The project manager sets the tone for the project. What you allow (and don’t allow) will define the project culture, and thereby the course of the project. In his PM South blog, Harry Hall warns against being a pushover in your role as a leader. Here are 10 things to never allow in yourself or in others.
- Poor communication
- Ineffective risk management
- Failing to “own the gap”
- Poorly run meetings
- Divisive individuals
- Exclusion from decisions
- Getting burnt out
The failure of communication lies in thinking it has actually happened. Ensure that you’re always fostering an environment where ideas can be exchanged free of reprisal. Ignoring risk is not an option. A team and its leader must actively and honestly search for threats without becoming “risk averse.” Maintaining proper risk culture is crucial. For instance, if one team member is slacking and does not improve after due support and coaching, it’s your unfortunate duty to remove them. Failing that, team members will start to think that you’re the “bad apple” of the bunch. They’ll be right!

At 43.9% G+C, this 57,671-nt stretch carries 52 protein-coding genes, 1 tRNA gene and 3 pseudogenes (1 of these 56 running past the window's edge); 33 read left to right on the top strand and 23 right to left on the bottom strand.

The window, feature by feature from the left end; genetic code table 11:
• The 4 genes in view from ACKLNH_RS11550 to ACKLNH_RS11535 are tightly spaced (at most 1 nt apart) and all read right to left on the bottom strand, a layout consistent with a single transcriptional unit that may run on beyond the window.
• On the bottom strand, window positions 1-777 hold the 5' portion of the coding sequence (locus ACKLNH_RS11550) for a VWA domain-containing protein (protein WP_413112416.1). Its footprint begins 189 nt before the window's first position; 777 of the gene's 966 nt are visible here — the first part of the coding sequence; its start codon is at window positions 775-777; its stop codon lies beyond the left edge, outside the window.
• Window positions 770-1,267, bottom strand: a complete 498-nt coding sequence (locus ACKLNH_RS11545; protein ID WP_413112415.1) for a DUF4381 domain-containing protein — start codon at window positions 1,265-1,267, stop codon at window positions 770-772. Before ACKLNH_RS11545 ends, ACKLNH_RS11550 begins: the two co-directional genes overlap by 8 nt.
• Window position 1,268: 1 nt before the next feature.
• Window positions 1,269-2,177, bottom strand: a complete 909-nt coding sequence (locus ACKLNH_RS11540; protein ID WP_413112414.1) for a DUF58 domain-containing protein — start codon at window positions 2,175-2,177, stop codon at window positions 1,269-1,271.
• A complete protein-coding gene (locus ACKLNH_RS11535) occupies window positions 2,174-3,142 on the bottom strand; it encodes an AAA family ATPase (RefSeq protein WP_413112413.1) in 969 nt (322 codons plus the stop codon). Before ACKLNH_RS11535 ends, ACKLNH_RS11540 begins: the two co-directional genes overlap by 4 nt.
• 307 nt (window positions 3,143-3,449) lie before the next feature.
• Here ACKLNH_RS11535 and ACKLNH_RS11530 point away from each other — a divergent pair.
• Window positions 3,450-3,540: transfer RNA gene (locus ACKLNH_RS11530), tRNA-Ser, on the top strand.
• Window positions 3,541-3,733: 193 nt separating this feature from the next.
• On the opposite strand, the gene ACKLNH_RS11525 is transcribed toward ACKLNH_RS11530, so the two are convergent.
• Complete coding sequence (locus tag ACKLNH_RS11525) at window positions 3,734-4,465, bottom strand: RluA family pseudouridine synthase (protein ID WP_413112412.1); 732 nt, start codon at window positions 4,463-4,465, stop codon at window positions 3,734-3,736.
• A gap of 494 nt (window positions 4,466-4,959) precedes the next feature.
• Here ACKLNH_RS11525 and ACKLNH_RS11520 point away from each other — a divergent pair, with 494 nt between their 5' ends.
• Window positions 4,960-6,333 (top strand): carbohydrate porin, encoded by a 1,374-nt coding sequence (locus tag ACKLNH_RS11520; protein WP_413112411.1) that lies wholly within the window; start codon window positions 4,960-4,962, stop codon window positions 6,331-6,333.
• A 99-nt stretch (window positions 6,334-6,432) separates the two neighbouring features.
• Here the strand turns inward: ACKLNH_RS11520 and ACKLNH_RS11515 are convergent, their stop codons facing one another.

When (not if) employees finds themselves with a sizable “gap” between expectations and what they actually achieve, encourage them to own it. Be patient, and help them find solutions. Speaking of seeking solutions, that should be the whole point of why you have meetings. Do what is necessary before, during, and after meetings to ensure that they are always productive. Pertaining to the sixth item, a “diverse” team may bring a great range of talent and experience to the table. But at the end of the day, the only diversity an effective team needs comes from the various ways in which they become unified. Regardless of what type of skills you have, you don’t need to be a perfectionist to realize the benefits of effort and excellence. When faced with the choice of bare minimum or overdrive, choose the latter.
Projects breed stress breeds bad behavior. A word spoken under duress could cascade into a confrontational situation or a damaged relationship. Be sure to address such matters up front. One such source of stress could be when people try to take project shortcuts. These shortcuts occur when folks are in a rush and fail to clue stakeholders in on the necessary decisions. This will backfire if it is tolerated. Lastly, don’t allow your team members to burn out. If your team is looking weary, give them a break!
Read the original post at: http://www.pmsouth.com/2015/02/14/10-things-successful-project-managers-never-tolerate/